Adopting a new cat into your home is a major commitment, and one that isn't always easy as pie, as wonderful as that would be. Some felines adapt rather seamlessly into new surroundings, while the process might be significantly harder and longer for others. Change is hard on some kitties.
Most cats thrive on habit, as a general rule. Everyday routine and felines go together like peanut butter and jelly. Because of this, adopting a new cat into your house is often a tough situation. Whether your cat is leaving a no-kill animal shelter or a previous owner's house, the transitional process is often stressful. However, all cats are individuals and not all of them respond to unfamiliarity in the same exact way. Some cats may bounce back to their old selves within hours or less. At the other end of the spectrum, it could take others weeks or more to get their bearings.
Time is key for feline adjustment to a new place. The organization PAWS recommends that all new owners allot their adopted cats a few weeks to get used to all of the scary newness. Don't expect your cat to be acting like a perfectly relaxed lap cat instantly, even if she was on her finest behavior during your initial meetings. Keep your expectations realistic right after you bring a cat into your home.
To make adjustment as easy, smooth and natural as possible for your kitty, PAWS advocates confinement for the first couple of weeks. During this important time, it's vital for your new pet to get used to you and to develop positive and comfortable associations of you, whether due to food, petting or even the soft tone of your voice. Since your kitty understandably may be timid and fearful at first, make a point to keep all of your windows and doors securely shut and locked if possible. Also make your cat as comfy as possible in her confined space. Give her a cozy bed, toys, scratching posts, food, water and perhaps even a sweater with your scent on it.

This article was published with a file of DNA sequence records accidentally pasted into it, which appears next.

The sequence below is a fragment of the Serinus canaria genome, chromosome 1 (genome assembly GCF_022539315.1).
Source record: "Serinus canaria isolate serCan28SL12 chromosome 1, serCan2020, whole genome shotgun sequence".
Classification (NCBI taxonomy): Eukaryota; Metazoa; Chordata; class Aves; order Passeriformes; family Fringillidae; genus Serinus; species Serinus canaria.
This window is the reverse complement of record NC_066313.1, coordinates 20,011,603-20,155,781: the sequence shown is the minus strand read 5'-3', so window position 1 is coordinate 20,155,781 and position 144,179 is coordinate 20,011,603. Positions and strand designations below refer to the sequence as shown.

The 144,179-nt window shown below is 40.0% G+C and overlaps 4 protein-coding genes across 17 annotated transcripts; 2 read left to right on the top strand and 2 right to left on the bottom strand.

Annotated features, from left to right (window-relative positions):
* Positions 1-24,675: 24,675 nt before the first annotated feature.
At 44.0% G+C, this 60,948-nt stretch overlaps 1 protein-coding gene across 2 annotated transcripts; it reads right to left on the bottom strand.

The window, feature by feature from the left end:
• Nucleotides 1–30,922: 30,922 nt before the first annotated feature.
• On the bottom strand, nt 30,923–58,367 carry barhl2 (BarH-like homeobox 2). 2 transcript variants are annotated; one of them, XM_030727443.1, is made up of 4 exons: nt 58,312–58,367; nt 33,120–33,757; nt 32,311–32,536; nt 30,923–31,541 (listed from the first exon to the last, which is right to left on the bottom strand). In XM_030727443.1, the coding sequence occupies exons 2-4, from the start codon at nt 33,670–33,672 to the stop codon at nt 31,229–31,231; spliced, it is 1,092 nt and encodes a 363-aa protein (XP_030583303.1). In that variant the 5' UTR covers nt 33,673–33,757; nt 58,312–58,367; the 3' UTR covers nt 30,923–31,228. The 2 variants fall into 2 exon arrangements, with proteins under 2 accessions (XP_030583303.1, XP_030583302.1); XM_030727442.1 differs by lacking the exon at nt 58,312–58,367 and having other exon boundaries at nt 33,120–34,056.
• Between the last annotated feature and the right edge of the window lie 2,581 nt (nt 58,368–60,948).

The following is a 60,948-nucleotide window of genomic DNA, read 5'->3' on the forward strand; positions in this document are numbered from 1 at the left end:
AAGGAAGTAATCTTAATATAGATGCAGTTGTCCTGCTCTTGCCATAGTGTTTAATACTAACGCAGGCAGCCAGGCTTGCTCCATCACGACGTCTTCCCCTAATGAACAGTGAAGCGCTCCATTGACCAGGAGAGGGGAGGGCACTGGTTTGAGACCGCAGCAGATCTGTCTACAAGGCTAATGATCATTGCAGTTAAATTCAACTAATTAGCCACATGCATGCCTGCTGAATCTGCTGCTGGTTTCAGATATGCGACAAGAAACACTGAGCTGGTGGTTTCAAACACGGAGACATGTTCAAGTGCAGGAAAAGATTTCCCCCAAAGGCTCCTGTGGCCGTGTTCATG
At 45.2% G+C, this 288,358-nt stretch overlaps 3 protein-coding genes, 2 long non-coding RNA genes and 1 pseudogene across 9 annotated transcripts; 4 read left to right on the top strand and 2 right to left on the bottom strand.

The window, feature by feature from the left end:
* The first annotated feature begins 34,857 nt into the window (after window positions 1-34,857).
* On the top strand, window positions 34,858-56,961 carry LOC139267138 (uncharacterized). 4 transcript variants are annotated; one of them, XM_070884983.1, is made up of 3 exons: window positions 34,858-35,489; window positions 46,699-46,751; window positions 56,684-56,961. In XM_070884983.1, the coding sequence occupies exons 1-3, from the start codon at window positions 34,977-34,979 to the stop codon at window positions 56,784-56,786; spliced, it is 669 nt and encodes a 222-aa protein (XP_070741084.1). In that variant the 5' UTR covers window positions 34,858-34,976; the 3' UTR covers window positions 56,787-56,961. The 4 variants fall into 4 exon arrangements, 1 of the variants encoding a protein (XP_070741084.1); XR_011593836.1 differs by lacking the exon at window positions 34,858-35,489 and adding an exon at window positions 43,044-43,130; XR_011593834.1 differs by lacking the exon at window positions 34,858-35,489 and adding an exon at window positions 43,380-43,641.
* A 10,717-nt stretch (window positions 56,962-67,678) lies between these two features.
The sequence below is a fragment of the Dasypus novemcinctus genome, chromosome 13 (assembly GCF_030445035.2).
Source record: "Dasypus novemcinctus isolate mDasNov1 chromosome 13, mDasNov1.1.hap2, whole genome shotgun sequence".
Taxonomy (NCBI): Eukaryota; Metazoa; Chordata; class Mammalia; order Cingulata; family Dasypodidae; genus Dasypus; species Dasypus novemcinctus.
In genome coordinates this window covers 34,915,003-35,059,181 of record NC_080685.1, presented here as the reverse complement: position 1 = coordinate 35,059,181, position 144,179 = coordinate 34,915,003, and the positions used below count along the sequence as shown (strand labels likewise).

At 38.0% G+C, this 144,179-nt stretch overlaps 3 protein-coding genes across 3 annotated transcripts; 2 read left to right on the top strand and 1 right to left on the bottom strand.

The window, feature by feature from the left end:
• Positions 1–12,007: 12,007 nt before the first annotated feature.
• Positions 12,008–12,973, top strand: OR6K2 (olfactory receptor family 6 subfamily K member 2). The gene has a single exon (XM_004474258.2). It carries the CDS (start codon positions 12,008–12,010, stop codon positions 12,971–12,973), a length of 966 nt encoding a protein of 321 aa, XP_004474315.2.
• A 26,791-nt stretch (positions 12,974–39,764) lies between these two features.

Other Household Pets
The presence of other household pets is frequently a source of tension and discomfort in newly adopted cats. Because of this possibility, it's very helpful to keep new additions isolated from other pets for the first few weeks. Your new cat will likely adapt better if she's allowed time to grow and learn in a comfort zone, at her own pace. Cats with seniority in a home are often threatened by newbies and may try to intimidate your new cat -- the last thing you want during the fragile introduction process. After a couple weeks, once you feel your new cat is becoming used to her situation, allow her to meet your other pets. Closely monitor the interaction, however, and keep a barrier between fluffballs if possible. If you notice even a hint of aggression coming on, separate all pets and try again in a few days. Try to get all of your cuties as relaxed as possible before the meeting. Perhaps try using a handful of tasty treats for calming purposes.
Behavioral issues are the name of the game during the adjustment period. Don't be shocked if your cat hides behind your refrigerator for 8 hours at a time. If you notice any of this behavior, "speak" to your kitty in a calm and relaxed manner. Getting a cat to trust you often is a slow process, one that requires a lot of love, patience and -- you guessed it -- yummy food. Take things slowly and remember that all felines are made differently. Even if your first cat never had a problem with major change a day in her life, that in no way means that your second will respond in the same way.
- Georgia SPCA: Introducing Cats to a New Home
- Stanford Cat Network: Bringing Home Your New Cat or Kitten
- PAWS: Helping Your Cat Adjust to a New Home
- ASPCA: Top 10 Things To Do Before You Bring Your New Cat Home
- Animal Humane Society: Adding a New Cat to Your Household
- The Humane Society of the United States: Bringing Your New Cat Home
- San Diego Humane Society: Introducing a Cat to a New Territory - The Importance of Confinement
- David De Lossy/Photodisc/Getty Images
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